Sean T. Page set up the Ministry of Zombies in 2010 as an information resource for those who shared his concern that the zombie apocalypse was just around the corner. ‘Zombie Survival: Owners’ Apocalypse Manual’ is his most ambitious book yet, an attractive, full colour A4 hardback from the ever-expanding range of manuals from Haynes. This one won’t enable you to service a Ford Capri but repeated close readings may help you to avoid becoming just another statistic when the dead rise again.
The book is divided into eight chapters with two exam papers at the back to check whether you’ve been paying attention.
The first four chapters are all quite short and address the most basic questions that any aspiring zombie survivalist is likely to ask. Topics covered include what a zombie is and how you identify and then kill them, what causes the zombie condition and what happens when someone gets infected, when and where in history have zombies appeared and how were they defeated and, finally, what does it take to survive the zombie apocalypse? Highlights of these early chapters include a hilarious cutaway guide to the perfect secret laboratory for researching a cure for zombiedom, along with a rather droll description of the members of a typical zombie survivalist group.
The heart of the book lies in chapters five and six which cover home preparation and defence, then zombie combat and weapons. These two chapters cover all the stuff you’d expect, plus quite a lot you might not, including a snazzy guide to the perfect anti-zombie home, extracts from a ‘Janet And John’ style zombie-spotting instruction book for young children and a laugh out loud crash course on how elderly survivors can use their zimmer frames to battle the undead!
The final two chapters address the challenges that are likely to arise if you survive the first three months after Z Day. Eventually, you will need to leave your safe house and travel, whether to replenish food supplies, find other survivors or identify a suitable location to build a large, permanent camp for housing your growing community. Highlights here are the cutaway of an ideal anti-zombie 4×4 and a comprehensive classification of the other types of survivor groups you may encounter, setting out how to distinguish friend from foe.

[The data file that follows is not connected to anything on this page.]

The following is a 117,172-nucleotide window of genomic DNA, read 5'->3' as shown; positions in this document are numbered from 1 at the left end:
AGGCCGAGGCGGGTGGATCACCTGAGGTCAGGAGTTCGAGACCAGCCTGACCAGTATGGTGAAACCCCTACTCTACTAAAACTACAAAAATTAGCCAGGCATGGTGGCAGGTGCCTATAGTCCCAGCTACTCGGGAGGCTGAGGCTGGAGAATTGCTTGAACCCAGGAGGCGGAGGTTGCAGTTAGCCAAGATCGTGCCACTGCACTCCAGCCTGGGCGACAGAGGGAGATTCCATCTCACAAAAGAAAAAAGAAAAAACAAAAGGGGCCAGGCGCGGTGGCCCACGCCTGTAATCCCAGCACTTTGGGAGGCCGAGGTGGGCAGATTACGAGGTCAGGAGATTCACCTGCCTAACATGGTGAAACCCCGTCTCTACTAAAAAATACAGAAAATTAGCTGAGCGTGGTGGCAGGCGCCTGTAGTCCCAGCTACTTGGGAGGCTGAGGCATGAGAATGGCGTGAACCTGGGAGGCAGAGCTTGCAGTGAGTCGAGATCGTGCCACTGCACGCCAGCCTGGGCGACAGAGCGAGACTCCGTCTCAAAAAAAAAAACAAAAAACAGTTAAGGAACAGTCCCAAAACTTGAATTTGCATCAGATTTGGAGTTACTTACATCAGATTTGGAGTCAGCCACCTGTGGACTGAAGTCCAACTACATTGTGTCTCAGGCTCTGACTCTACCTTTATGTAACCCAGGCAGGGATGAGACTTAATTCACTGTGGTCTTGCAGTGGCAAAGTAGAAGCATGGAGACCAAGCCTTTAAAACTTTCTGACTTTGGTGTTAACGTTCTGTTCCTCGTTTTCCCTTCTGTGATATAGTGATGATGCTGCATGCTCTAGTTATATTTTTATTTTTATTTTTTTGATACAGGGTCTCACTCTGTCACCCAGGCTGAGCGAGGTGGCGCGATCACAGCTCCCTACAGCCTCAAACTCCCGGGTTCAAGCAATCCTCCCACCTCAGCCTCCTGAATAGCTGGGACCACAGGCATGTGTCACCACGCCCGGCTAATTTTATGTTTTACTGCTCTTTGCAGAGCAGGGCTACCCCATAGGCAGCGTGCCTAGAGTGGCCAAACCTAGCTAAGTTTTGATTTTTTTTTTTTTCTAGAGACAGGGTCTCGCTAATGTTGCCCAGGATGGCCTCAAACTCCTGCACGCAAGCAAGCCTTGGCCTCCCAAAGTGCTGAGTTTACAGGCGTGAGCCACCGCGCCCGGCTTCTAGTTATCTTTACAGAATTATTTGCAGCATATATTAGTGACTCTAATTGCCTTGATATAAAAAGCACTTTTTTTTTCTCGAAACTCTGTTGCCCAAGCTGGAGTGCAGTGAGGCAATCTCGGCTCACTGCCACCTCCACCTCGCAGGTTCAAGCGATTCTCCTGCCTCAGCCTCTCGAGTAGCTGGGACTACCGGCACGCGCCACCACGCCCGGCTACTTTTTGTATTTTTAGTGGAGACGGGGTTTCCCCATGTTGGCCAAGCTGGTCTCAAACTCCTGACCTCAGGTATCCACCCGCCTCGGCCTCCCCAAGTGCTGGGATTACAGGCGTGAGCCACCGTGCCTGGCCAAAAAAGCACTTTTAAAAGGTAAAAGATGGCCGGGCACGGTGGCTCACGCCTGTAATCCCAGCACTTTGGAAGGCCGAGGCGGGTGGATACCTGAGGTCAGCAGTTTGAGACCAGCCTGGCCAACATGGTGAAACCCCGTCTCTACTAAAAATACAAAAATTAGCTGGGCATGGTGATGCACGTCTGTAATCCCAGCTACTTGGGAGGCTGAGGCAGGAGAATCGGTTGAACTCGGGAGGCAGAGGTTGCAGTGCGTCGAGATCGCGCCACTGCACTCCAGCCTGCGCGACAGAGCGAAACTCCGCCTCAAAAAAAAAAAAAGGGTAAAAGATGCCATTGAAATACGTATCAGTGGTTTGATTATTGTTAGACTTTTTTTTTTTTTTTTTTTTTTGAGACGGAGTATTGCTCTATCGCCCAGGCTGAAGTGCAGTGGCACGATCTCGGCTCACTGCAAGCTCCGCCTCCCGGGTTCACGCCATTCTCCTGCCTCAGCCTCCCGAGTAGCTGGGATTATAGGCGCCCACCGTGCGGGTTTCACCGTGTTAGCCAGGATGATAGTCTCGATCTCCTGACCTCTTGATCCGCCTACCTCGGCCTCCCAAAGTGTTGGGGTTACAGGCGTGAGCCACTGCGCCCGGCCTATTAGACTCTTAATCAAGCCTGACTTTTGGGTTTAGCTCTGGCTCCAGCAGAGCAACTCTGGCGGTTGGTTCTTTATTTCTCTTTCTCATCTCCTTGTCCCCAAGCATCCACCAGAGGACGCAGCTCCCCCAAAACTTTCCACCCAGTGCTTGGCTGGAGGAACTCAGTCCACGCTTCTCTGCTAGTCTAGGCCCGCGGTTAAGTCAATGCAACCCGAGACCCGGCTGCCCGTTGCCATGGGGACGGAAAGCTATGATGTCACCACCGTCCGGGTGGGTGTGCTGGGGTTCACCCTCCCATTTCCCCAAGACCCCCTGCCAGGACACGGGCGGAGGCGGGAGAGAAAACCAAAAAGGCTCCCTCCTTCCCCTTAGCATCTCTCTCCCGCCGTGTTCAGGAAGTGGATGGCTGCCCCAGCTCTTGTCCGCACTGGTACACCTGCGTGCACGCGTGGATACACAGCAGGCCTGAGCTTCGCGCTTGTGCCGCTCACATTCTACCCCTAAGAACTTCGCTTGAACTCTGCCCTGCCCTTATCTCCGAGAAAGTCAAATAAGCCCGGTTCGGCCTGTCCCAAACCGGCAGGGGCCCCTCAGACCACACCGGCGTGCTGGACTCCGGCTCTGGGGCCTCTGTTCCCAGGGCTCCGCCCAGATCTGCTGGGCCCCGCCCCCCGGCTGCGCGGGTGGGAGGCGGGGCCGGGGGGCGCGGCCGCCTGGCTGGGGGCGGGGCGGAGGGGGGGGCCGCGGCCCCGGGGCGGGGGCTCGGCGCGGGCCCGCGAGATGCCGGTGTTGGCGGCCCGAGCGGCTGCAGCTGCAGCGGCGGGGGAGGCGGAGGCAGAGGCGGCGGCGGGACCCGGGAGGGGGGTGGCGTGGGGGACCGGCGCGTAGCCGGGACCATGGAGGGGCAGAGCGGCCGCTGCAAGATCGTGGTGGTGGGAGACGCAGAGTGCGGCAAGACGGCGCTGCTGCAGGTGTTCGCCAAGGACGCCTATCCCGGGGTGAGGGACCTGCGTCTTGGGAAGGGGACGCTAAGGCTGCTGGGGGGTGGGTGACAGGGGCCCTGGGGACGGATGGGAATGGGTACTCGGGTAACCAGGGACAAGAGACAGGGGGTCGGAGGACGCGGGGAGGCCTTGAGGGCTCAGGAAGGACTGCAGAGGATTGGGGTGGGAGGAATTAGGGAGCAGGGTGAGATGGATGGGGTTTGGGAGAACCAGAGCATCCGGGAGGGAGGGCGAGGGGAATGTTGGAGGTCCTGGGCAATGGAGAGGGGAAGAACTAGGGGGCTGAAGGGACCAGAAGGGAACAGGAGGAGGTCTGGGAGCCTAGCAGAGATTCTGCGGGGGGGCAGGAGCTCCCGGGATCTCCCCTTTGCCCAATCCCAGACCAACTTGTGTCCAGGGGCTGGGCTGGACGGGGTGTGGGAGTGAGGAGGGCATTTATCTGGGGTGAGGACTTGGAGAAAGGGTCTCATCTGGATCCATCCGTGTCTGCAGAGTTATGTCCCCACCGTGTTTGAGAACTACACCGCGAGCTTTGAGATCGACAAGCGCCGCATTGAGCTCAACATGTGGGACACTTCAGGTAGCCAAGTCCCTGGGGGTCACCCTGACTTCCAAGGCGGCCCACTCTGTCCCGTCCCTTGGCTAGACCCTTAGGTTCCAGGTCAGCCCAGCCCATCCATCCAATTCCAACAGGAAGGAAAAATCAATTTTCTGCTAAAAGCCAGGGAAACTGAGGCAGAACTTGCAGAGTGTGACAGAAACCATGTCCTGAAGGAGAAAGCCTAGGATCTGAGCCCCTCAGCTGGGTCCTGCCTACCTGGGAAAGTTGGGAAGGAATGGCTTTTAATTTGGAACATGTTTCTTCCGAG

There is a lot to like in this book. The material is nicely presented with each double page spread of text accompanied by clear and colourful pictures and diagrams. Page walks the line between serious and slapstick at every turn and some of his gags are laugh out loud funny. Best of all, the use of the time-honoured ‘Haynes’ approach ensures that by the time you get to the end of the book, you’ll see yourself as a fully qualified zombie survivalist. I certainly do.
Sean T. Page has achieved a remarkably rare thing, producing a comprehensive and well thought through guide to surviving the zombie apocalypse that is also hilarious. When the end of the world finally arrives, my copy will be one of the first things I sling in my backpack. If you don’t want to end up as a tasty snack for the first undead monster to shamble past, you’d do well to invest in a copy, too.
(pub: Haynes. 128 page illustrated hardback. Price: £16.99 (UK). ISBN: 978-0-85733-473-2)
check out website: www.haynes.co.uk and www.ministryofzombies.com